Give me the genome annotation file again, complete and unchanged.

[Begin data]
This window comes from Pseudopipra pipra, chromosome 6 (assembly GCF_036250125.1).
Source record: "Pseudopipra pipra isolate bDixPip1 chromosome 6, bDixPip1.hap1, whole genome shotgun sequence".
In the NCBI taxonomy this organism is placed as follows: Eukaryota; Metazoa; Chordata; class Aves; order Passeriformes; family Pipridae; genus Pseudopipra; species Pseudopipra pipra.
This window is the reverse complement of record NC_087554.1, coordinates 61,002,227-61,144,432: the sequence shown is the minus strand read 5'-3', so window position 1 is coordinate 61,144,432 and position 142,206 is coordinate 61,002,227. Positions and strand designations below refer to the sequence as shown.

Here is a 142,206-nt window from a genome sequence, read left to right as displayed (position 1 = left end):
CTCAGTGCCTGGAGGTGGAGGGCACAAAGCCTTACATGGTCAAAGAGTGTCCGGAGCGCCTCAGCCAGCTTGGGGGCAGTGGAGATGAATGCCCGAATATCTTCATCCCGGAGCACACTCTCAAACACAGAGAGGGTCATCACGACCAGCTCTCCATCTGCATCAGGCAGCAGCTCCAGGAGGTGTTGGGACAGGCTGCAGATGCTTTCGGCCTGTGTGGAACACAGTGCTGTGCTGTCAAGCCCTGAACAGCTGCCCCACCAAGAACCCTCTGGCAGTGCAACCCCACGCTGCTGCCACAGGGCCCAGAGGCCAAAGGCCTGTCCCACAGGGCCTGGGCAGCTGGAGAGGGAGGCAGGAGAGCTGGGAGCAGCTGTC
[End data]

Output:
This window comes from Pseudopipra pipra, chromosome 6 (assembly GCF_036250125.1).
Source record: "Pseudopipra pipra isolate bDixPip1 chromosome 6, bDixPip1.hap1, whole genome shotgun sequence".
In the NCBI taxonomy this organism is placed as follows: Eukaryota; Metazoa; Chordata; class Aves; order Passeriformes; family Pipridae; genus Pseudopipra; species Pseudopipra pipra.
This window is the reverse complement of record NC_087554.1, coordinates 61,002,227-61,144,432: the sequence shown is the minus strand read 5'-3', so window position 1 is coordinate 61,144,432 and position 142,206 is coordinate 61,002,227. Positions and strand designations below refer to the sequence as shown.

Here is a 142,206-nt window from a genome sequence, read left to right as displayed (position 1 = left end):
CTCAGTGCCTGGAGGTGGAGGGCACAAAGCCTTACATGGTCAAAGAGTGTCCGGAGCGCCTCAGCCAGCTTGGGGGCAGTGGAGATGAATGCCCGAATATCTTCATCCCGGAGCACACTCTCAAACACAGAGAGGGTCATCACGACCAGCTCTCCATCTGCATCAGGCAGCAGCTCCAGGAGGTGTTGGGACAGGCTGCAGATGCTTTCGGCCTGTGTGGAACACAGTGCTGTGCTGTCAAGCCCTGAACAGCTGCCCCACCAAGAACCCTCTGGCAGTGCAACCCCACGCTGCTGCCACAGGGCCCAGAGGCCAAAGGCCTGTCCCACAGGGCCTGGGCAGCTGGAGAGGGAGGCAGGAGAGCTGGGAGCAGCTGTC